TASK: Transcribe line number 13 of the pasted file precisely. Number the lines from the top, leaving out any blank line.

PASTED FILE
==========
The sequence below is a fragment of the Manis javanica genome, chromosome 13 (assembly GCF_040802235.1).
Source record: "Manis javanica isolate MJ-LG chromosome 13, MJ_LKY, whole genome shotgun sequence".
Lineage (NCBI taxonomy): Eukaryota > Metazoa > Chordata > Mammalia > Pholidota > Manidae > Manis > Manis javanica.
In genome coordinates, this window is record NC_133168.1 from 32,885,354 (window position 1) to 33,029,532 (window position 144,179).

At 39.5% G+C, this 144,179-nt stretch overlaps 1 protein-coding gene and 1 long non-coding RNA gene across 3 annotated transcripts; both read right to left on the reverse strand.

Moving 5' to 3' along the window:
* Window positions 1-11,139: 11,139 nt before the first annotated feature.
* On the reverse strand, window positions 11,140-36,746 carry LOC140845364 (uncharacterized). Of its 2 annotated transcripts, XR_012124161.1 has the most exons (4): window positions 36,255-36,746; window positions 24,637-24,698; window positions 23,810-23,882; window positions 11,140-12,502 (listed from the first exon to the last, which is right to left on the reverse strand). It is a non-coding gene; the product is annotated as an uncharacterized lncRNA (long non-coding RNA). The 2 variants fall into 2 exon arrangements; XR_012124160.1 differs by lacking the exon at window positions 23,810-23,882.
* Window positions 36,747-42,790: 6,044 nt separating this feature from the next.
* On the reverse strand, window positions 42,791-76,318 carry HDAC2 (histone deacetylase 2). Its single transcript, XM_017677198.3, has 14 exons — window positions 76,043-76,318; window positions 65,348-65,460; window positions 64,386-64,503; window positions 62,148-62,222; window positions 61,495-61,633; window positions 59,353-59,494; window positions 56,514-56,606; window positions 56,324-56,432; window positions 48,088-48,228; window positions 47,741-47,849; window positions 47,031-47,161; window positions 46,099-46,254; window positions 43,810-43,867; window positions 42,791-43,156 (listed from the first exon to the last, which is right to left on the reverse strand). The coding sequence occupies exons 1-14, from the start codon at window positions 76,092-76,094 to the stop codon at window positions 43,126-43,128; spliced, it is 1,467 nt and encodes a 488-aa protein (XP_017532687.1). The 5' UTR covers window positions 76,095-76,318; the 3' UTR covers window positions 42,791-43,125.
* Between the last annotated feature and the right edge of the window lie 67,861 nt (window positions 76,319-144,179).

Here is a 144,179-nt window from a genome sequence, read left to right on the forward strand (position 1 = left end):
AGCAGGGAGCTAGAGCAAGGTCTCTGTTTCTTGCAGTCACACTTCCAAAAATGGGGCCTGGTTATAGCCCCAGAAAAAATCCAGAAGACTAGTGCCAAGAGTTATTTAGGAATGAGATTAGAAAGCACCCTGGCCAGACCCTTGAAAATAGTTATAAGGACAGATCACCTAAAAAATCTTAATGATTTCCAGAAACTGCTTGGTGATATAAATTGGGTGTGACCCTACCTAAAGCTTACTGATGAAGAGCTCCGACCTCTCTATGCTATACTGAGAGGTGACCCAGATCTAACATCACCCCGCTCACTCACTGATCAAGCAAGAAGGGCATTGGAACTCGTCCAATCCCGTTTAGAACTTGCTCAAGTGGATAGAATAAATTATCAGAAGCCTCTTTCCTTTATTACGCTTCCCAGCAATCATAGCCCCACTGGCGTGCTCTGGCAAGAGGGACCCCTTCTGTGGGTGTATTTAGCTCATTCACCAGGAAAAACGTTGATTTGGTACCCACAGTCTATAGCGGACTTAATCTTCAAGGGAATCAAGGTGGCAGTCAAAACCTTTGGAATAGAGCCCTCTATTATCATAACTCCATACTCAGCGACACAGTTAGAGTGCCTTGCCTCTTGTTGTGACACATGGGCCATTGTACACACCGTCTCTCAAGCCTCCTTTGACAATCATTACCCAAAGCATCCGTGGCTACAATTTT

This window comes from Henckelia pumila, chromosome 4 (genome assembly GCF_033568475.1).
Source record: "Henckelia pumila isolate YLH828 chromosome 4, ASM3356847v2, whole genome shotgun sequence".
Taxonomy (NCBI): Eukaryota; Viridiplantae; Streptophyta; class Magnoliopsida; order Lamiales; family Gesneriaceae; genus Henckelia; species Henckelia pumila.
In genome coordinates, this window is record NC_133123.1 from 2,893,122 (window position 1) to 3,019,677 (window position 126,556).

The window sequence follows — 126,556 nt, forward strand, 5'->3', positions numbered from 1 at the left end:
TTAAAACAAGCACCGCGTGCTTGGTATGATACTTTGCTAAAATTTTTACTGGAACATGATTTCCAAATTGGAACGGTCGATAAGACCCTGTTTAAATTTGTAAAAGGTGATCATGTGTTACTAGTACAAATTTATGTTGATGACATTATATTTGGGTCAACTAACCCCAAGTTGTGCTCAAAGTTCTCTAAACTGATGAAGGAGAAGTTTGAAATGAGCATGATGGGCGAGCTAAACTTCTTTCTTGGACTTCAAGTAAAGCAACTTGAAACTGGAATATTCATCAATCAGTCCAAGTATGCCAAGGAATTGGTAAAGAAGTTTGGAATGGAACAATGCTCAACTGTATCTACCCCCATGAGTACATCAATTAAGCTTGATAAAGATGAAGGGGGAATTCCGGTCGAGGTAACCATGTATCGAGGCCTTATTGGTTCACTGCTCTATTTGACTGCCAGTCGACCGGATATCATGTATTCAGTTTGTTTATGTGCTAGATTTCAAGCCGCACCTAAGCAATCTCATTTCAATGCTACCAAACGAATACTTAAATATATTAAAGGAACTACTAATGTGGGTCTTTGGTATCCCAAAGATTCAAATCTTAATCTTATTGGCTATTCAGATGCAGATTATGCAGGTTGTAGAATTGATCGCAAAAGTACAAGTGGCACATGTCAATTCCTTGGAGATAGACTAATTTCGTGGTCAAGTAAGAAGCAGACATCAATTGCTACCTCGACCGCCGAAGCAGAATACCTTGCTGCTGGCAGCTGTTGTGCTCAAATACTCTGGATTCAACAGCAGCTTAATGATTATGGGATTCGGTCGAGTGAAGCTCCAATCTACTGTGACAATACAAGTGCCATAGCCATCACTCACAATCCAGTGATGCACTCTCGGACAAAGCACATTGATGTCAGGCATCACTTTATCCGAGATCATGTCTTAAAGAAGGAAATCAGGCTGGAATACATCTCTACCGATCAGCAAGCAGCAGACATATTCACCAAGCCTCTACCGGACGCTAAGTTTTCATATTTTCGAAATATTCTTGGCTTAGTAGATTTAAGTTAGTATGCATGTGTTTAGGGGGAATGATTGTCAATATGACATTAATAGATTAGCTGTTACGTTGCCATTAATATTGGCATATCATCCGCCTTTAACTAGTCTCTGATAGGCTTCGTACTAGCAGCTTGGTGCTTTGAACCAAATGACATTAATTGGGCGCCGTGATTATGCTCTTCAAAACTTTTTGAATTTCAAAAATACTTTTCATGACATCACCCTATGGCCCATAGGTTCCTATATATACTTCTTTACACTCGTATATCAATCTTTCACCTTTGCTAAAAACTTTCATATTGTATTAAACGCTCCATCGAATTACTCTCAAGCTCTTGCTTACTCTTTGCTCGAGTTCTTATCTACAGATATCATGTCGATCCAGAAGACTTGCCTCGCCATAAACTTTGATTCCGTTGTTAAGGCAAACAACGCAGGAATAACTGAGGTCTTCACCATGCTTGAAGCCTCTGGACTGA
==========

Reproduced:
AGCAGGGAGCTAGAGCAAGGTCTCTGTTTCTTGCAGTCACACTTCCAAAAATGGGGCCTGGTTATAGCCCCAGAAAAAATCCAGAAGACTAGTGCCAAGAGTTATTTAGGAATGAGATTAGAAAGCACCCTGGCCAGACCCTTGAAAATAGTTATAAGGACAGATCACCTAAAAAATCTTAATGATTTCCAGAAACTGCTTGGTGATATAAATTGGGTGTGACCCTACCTAAAGCTTACTGATGAAGAGCTCCGACCTCTCTATGCTATACTGAGAGGTGACCCAGATCTAACATCACCCCGCTCACTCACTGATCAAGCAAGAAGGGCATTGGAACTCGTCCAATCCCGTTTAGAACTTGCTCAAGTGGATAGAATAAATTATCAGAAGCCTCTTTCCTTTATTACGCTTCCCAGCAATCATAGCCCCACTGGCGTGCTCTGGCAAGAGGGACCCCTTCTGTGGGTGTATTTAGCTCATTCACCAGGAAAAACGTTGATTTGGTACCCACAGTCTATAGCGGACTTAATCTTCAAGGGAATCAAGGTGGCAGTCAAAACCTTTGGAATAGAGCCCTCTATTATCATAACTCCATACTCAGCGACACAGTTAGAGTGCCTTGCCTCTTGTTGTGACACATGGGCCATTGTACACACCGTCTCTCAAGCCTCCTTTGACAATCATTACCCAAAGCATCCGTGGCTACAATTTT